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Japan Airlines says smoke seen coming from Boeing 787 battery

Japan Airlines said it temporarily grounded one of its 787 Dreamliners on Tuesday after white smoke was spotted outside the plane, warning lights in the cockpit indicated possible faults with the main battery and charger, and one battery cell appeared to be leaking. ( More...

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Ric Wernicke 17
Move along, nothing to see, white smoke simply means there is a new Pope.
tim mitchell 7
Ummmmmm.....can they (BOEING) just not try other batteries instead
PhotoFinish 7

Boeing should certify old heavy batteries secretly (as insurance, just in case they have another serious incident, so the fleet isn't grounded again).

More importantly, they should spend some good engineering resources to determine the underlying issues that cause the deformation, and build a battery that us durable (won't easily deform) and us extremely reliable (that an fault can be found consistently, long before they cause any serious problems).

The airlines prefer lithium for the wright saving. But the design should be improved no only to try to prevent a runaway fire, bit also I avoid deforming in the first place (or rather so that the deformation won't compromise the integrity of the compartments). Also the design should provide ability to sense a fault before the chemicals can mix explosively. Maybe 2 barriers between every compartment. When one barrier is compromised, the battery sensor can indicate a fault before the second barrier is comprised (so before explosive mixing).

So yes, an old battery can be designed and maybe even be made available. Seems the plane's performance beats the promises performance byba wie margin. So Boeing should be able to offer an older heavy battery design wihoit falling shirt of promised performance.

But more importantly, they should also work on new designs (while faulting batteries of the current design are swapped out when necessary).

But whatever long-term solution or solutions are provided should be durable an reliable (an hopefully as economically advanced as the rest of the plane). Buy the emphasis should be on reliability first, durability next, and economically advanced last.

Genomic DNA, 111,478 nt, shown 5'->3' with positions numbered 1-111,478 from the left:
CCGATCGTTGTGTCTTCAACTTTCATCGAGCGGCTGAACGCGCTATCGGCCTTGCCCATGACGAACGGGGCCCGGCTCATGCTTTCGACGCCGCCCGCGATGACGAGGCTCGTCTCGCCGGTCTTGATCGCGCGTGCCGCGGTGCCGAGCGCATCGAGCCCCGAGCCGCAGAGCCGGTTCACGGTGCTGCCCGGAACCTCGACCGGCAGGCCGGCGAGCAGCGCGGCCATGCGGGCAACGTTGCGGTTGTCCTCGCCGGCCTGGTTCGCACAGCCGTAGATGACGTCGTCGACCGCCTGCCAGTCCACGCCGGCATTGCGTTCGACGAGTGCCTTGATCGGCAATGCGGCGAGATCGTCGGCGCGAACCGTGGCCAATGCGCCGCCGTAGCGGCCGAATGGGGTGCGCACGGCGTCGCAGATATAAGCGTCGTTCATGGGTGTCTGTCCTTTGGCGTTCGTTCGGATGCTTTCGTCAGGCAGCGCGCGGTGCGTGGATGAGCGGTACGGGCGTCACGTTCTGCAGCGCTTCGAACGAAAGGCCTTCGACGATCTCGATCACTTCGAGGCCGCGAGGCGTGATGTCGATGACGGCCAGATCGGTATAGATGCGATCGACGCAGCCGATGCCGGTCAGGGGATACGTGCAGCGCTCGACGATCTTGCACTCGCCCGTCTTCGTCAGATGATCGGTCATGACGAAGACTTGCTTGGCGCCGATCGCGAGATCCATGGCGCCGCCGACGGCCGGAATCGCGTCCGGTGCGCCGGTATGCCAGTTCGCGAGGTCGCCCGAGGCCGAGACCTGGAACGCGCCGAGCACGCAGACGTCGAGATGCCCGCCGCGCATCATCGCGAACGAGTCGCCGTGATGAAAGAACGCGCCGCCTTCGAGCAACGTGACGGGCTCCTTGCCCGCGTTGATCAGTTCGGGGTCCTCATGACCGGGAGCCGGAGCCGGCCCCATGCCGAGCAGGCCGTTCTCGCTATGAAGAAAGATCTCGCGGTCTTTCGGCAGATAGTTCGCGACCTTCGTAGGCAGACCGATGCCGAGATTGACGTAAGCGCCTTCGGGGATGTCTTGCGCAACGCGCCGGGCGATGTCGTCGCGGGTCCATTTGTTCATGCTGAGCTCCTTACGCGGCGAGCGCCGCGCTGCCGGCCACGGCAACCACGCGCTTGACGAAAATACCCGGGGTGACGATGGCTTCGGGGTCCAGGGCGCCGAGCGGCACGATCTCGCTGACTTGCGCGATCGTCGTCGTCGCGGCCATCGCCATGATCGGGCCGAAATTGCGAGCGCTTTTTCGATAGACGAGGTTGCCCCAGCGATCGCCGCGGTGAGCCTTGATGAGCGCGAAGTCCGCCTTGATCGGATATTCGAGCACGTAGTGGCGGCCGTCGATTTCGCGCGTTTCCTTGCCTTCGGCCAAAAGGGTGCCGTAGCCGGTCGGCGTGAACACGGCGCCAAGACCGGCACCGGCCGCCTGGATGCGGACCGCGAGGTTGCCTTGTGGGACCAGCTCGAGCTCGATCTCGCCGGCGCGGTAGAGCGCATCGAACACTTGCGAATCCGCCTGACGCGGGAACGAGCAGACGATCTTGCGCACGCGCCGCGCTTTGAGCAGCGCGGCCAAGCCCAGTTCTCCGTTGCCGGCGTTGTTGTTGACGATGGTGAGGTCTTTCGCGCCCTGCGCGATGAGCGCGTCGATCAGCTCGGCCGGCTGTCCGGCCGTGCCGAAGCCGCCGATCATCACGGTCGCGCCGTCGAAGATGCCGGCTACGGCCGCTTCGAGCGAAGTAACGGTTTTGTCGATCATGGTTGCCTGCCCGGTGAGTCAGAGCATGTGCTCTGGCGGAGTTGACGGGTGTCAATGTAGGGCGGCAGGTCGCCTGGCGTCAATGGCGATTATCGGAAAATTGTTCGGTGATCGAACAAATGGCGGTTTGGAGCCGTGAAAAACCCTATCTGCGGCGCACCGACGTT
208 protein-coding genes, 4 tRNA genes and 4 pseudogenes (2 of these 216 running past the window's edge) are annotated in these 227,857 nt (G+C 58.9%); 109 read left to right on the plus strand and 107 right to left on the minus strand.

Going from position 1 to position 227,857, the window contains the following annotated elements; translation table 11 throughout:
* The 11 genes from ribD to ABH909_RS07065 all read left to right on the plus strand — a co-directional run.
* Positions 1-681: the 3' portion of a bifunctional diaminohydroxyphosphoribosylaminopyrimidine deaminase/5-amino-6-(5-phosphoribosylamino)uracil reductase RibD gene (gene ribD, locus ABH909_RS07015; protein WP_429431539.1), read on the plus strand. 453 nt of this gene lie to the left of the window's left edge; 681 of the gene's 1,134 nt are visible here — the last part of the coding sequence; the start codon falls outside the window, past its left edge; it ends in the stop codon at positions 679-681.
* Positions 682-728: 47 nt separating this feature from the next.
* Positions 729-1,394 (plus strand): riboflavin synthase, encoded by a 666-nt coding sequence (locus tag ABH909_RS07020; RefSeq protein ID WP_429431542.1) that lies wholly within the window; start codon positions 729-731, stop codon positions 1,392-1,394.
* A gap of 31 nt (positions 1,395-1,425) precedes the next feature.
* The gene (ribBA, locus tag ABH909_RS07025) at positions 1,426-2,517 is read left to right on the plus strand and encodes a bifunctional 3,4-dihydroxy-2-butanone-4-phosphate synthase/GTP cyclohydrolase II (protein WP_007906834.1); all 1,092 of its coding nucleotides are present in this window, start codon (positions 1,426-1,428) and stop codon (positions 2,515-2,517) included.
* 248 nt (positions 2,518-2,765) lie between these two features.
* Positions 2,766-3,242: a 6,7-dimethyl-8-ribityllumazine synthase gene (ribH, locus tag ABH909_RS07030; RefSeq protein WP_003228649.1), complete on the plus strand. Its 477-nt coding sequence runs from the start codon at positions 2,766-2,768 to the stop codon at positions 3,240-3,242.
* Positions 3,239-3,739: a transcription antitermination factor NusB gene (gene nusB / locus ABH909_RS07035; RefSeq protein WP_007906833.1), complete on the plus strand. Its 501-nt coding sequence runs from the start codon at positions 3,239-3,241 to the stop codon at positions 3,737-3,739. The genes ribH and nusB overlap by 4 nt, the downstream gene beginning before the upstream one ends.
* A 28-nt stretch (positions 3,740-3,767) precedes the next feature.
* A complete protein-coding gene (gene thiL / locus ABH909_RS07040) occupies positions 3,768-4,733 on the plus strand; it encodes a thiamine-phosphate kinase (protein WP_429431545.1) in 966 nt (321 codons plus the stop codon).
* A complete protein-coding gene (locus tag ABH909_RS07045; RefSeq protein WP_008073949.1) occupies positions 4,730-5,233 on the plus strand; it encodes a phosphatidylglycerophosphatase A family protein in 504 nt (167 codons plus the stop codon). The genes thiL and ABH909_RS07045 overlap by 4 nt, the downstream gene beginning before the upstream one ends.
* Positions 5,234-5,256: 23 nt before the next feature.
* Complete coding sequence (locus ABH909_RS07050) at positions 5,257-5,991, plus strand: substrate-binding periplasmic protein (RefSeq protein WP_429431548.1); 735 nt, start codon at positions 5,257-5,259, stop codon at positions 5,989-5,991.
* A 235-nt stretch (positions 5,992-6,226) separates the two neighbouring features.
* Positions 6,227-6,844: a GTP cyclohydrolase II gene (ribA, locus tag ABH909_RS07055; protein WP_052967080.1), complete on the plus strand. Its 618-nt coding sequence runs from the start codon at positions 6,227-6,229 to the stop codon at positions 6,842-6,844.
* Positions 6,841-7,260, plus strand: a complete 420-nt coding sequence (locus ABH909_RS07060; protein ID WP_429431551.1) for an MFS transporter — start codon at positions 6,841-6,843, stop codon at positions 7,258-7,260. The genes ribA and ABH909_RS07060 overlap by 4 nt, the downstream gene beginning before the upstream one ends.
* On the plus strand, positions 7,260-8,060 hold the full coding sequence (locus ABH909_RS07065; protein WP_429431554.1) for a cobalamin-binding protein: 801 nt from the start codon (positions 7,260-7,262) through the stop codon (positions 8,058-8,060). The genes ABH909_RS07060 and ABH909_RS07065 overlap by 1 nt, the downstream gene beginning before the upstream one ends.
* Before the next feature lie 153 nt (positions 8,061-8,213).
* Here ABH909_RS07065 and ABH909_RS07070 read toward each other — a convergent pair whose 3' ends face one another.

Neil49 3
I think you need a new keyboard.
PhotoFinish 4

I usually access Squawks from my phone when I'm on the go.

So I use a touch keyboard.

But it's connected to an over-zealous auto-corrector. Which fixes some typos, introduces others, but still misses others.

The phone autolearns words. So it learns misspelled words and changes perfectly written words to the autolearned junk words. Can you believe that?!
Murray Dale 1
Your software is made by the manufacturer of the battery!
preacher1 1
I'd get me a new phone. LOL. That is why I have stayed with a laptop rather than go Smartphone. It's a little more bulky but I have decided I don't need to be wired 24-7 and I actually enjoy conversing with folks and not be interrupted by text or msg. That's just me.

[This poster has been suspended.]

PhotoFinish 1
It keeps learning, so eventually can unlearn some of the mistaken junk words learned in the past.

Though I wish the logic allowed my greater control in removing junk words from its' dictionary/ vocabulary and allowed my to edit correction links (ie. when I type 'this' correct it to 'that').

So not only would the phone learn with each word written by the user, but the learning could be directed by the user.
PhotoFinish 1

They're saying that in a few years all phones will be smartphones. They won't sell any others.
joel wiley 1
Remember, 'smart' is a label, not necessarily a description. Got a Galaxy Note 3 'phablet' for xmas, must use same autocorrupt. Have a bluetooth keyboard for the ipad, wonder if that works... LOL
sounds like it was built by ...ah, nevermind :)
chalet 1
@ Photofinish please clarify to me, did Boeing and the vendors of the original 787 batteries really found out exactly what was the root of the problems two years ago, or they just simply beefed up the thickness of the walls and installed a smoke vent. I am afraid that the did not.
PhotoFinish 2
They may know more than they've said. But they've said very little.

The NTSB report, expected in March, will likely be more informative.
preacher1 3
The workaround has apparently worked but you would think if they had found the root cause, they would have already announced it and made a permanent fix, unless it was super bad.
PhotoFinish 1
I would like to think that the workaround was to give them time to do some serious research, engineering and testing of battery prototypes that will be at the heart of the 787 and every new airplane designed from this point forward.